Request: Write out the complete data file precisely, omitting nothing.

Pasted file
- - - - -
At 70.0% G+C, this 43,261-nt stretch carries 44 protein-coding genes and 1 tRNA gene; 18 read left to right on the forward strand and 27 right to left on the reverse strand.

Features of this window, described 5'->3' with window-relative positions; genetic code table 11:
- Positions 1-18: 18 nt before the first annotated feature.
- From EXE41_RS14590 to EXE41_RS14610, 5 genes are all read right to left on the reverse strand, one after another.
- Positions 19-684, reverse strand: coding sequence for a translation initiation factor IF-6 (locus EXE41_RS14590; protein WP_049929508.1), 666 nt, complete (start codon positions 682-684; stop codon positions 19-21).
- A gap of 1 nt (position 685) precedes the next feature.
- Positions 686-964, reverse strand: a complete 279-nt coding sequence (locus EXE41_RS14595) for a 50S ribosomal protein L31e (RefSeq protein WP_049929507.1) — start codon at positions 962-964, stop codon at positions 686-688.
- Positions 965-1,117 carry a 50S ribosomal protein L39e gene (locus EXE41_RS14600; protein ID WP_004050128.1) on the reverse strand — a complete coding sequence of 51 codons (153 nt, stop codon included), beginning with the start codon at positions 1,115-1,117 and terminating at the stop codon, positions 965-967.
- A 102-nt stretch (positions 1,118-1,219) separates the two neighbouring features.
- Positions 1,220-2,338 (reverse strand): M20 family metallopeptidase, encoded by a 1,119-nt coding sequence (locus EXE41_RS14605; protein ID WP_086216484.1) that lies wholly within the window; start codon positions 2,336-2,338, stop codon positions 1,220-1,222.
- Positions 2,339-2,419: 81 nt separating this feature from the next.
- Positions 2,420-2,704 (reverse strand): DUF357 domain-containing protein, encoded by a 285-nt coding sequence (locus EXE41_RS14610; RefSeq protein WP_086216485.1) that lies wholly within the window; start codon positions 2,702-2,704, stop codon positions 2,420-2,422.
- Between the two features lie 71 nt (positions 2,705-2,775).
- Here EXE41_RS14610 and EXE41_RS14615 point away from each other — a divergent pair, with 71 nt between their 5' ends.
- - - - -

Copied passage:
At 70.0% G+C, this 43,261-nt stretch carries 44 protein-coding genes and 1 tRNA gene; 18 read left to right on the forward strand and 27 right to left on the reverse strand.

Features of this window, described 5'->3' with window-relative positions; genetic code table 11:
- Positions 1-18: 18 nt before the first annotated feature.
- From EXE41_RS14590 to EXE41_RS14610, 5 genes are all read right to left on the reverse strand, one after another.
- Positions 19-684, reverse strand: coding sequence for a translation initiation factor IF-6 (locus EXE41_RS14590; protein WP_049929508.1), 666 nt, complete (start codon positions 682-684; stop codon positions 19-21).
- A gap of 1 nt (position 685) precedes the next feature.
- Positions 686-964, reverse strand: a complete 279-nt coding sequence (locus EXE41_RS14595) for a 50S ribosomal protein L31e (RefSeq protein WP_049929507.1) — start codon at positions 962-964, stop codon at positions 686-688.
- Positions 965-1,117 carry a 50S ribosomal protein L39e gene (locus EXE41_RS14600; protein ID WP_004050128.1) on the reverse strand — a complete coding sequence of 51 codons (153 nt, stop codon included), beginning with the start codon at positions 1,115-1,117 and terminating at the stop codon, positions 965-967.
- A 102-nt stretch (positions 1,118-1,219) separates the two neighbouring features.
- Positions 1,220-2,338 (reverse strand): M20 family metallopeptidase, encoded by a 1,119-nt coding sequence (locus EXE41_RS14605; protein ID WP_086216484.1) that lies wholly within the window; start codon positions 2,336-2,338, stop codon positions 1,220-1,222.
- Positions 2,339-2,419: 81 nt separating this feature from the next.
- Positions 2,420-2,704 (reverse strand): DUF357 domain-containing protein, encoded by a 285-nt coding sequence (locus EXE41_RS14610; RefSeq protein WP_086216485.1) that lies wholly within the window; start codon positions 2,702-2,704, stop codon positions 2,420-2,422.
- Between the two features lie 71 nt (positions 2,705-2,775).
- Here EXE41_RS14610 and EXE41_RS14615 point away from each other — a divergent pair, with 71 nt between their 5' ends.